Catching the Careless Nudists: New ways to predict problem behaviour (Part 2)

iStock_000012107875XLargeWe would all like to think that our offices are full of positively motivated people, yet the reality is that some of our staffs behave in various ways that do not conform to expected good behaviour. Each individual’s behaviour is constantly adjusted due to both positive and negative reinforcement. Behavioural economics may simply confirm some of our suspicions at a surface level, but it also adds deeper insights. For example……and as we might expect, a typical employee likes to do more of the things that get a good response from his or her colleagues and less of the things that make him or her feel uncomfortable. However, each of us may also unconsciously connect each possible action to a mental picture (reification) of the probable pleasure or pain that will result, and accordingly do more or less of the action.

A manipulative employer who knows about this may use this behavioural effect to adjust employee behaviour profitably away from acceptable norms. They can, and do, replace simple reward for effort with something potentially dangerous: instrumental conditioning that offers greater rewards for doing alternative and potentially unethical “local versions” of working practices (“the way we do things around here”).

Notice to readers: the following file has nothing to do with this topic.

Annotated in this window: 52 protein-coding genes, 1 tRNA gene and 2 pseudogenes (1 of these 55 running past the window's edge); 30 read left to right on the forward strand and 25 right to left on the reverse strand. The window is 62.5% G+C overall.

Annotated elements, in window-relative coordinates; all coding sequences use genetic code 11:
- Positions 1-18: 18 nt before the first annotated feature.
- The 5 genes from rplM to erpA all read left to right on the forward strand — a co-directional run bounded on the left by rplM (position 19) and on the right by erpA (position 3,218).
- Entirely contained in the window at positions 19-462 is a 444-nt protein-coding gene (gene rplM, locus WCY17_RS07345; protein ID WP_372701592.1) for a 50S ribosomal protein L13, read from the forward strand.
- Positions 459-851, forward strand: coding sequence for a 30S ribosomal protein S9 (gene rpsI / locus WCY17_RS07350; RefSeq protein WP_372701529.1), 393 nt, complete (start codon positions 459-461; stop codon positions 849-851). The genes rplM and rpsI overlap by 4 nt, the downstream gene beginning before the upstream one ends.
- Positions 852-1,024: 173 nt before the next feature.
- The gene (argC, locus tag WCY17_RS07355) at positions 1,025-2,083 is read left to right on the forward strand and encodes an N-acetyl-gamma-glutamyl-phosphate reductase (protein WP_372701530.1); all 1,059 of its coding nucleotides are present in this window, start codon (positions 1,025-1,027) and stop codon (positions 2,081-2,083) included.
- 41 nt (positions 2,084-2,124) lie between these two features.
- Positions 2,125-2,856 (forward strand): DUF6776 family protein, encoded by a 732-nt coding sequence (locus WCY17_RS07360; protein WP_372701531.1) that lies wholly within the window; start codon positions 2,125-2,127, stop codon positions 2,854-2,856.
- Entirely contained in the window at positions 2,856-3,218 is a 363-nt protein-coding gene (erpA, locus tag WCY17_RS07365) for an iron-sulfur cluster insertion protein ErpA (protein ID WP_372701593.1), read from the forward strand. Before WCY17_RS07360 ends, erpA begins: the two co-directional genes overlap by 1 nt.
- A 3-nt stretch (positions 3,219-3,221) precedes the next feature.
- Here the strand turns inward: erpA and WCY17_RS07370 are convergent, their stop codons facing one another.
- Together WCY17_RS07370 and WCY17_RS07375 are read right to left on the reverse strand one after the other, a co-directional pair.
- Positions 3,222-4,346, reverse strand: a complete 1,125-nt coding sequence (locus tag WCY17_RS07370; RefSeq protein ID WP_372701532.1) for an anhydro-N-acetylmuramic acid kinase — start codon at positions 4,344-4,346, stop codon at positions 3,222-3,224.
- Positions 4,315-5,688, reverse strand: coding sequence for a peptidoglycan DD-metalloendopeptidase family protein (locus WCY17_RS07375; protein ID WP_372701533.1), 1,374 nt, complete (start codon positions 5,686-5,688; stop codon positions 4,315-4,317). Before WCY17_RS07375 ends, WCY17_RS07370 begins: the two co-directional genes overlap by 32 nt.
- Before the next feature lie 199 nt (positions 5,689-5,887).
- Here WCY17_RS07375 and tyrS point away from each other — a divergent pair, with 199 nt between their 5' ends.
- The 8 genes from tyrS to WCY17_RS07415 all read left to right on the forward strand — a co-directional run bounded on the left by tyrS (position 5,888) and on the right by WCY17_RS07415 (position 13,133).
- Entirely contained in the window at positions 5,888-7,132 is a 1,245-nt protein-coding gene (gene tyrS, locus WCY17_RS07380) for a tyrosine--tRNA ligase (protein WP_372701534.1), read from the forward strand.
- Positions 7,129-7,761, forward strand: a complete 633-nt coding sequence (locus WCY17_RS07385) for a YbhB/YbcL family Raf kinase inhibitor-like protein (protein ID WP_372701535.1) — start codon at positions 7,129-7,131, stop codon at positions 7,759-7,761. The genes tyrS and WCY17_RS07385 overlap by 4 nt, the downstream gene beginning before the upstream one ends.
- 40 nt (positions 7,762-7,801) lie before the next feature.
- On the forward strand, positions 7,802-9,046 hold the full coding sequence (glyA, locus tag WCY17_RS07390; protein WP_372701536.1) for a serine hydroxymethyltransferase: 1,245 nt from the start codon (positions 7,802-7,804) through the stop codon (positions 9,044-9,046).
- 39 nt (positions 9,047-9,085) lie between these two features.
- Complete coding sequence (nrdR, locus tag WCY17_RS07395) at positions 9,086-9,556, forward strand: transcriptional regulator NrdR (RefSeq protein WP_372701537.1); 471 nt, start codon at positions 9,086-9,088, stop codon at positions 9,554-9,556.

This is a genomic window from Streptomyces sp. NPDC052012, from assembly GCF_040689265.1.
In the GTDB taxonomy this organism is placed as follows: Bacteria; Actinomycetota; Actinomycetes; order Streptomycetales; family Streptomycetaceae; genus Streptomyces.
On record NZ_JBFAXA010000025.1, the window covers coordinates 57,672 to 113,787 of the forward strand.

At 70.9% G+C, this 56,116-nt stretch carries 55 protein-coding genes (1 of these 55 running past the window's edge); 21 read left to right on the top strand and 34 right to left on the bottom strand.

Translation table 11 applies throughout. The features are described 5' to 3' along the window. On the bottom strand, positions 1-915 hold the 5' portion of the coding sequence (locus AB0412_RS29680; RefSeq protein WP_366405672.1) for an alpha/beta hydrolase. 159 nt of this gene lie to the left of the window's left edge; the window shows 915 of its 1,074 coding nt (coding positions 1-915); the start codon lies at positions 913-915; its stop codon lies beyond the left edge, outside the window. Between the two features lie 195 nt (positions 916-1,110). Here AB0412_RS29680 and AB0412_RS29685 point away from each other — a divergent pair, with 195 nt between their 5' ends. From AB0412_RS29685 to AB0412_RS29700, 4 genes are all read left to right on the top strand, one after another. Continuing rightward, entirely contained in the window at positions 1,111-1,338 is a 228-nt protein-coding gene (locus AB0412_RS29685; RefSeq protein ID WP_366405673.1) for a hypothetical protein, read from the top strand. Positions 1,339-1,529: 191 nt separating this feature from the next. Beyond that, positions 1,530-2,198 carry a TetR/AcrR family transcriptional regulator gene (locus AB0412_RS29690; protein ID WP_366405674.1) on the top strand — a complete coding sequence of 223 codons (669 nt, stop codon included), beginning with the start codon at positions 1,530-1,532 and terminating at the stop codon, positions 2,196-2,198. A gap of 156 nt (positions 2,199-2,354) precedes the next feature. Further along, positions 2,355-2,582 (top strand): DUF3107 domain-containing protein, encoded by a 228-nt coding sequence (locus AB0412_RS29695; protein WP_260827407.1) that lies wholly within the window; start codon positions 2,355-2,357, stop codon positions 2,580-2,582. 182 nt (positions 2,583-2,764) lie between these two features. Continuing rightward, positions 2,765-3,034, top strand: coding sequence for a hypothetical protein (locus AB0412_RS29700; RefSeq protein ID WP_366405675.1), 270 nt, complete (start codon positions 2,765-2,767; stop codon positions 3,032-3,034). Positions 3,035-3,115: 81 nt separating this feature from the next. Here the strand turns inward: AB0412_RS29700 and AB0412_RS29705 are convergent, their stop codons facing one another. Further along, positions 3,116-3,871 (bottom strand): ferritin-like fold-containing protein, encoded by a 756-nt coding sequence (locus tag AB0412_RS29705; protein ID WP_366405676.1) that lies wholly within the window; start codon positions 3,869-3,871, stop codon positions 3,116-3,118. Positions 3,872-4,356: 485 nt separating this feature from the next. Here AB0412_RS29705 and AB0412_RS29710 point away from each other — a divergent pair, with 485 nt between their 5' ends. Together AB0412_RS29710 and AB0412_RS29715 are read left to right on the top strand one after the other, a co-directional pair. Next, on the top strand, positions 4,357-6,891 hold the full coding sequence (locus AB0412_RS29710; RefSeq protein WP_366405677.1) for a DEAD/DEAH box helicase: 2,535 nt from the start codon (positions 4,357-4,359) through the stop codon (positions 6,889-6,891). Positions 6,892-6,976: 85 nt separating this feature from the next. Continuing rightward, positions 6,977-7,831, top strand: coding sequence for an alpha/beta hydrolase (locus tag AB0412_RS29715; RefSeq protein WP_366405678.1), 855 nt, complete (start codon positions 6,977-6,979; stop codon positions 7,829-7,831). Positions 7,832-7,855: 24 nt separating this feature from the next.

Providers should learn to be vigilant to avoid assuming that a positive risk culture is their organisation’s default value setting. One warning sign of the potential for unacceptable behaviour is a manager who is adept at easing staff into unethical practices by “normalising” non-compliant behaviours from the outset; a rule-gaming employer may even create work routines that make bad behaviour feel familiar and acceptable. People’s latent discomfort about performing a doubtful task lessens the more often they repeat the task. Over time, staff can accept and even learn to enjoy regular activities that they may know intuitively to be problematic. Add in human tendencies to want to believe whatever senior people tell us, and to blend in by copying others in a group, and it’s easy to see that staff behaviour—and the firm-wide risk culture that follows from it—are open to material manipulation.

Although the British regulator (FCA) has not yet articulated it as clearly as this, its behavioural control task has four elements: to address identified biases and compensate for them; and to challenge identified patterns of bad behaviour, then eliminate them so as to create an environment that elicits ethical conduct.

Behavioural analysis reveals evidence of such patterns in unexpected places. One of these is in how a provider uses language. In the past, industry jargon has created a careless mode of engagement that customers (and reforming governments) find quaint and somewhat insulting. For example, the expert culture that classifies and registers good behaviour as “risk” may be technically correct, but such an apparently contrary use of language (“risk” here meaning “customer benefit”, in plain terms), leaves outsiders puzzled.

It’s just one example of how financial markets’ engagement with human factors of risk has evolved in a parallel universe of separate elements: in one silo, anti-money laundering staff are mandated to “know your customer” or face criminal prosecution; meanwhile, the marketing team is buffing up a new “customer-centric” offering. Truly customer-facing operators must recognise the potential damaging effect such language has on their brand value, and fix it.

As to how to set about doing that: I’ll look at this in my next post.iStock_000012107875XLarge

Read part 1.

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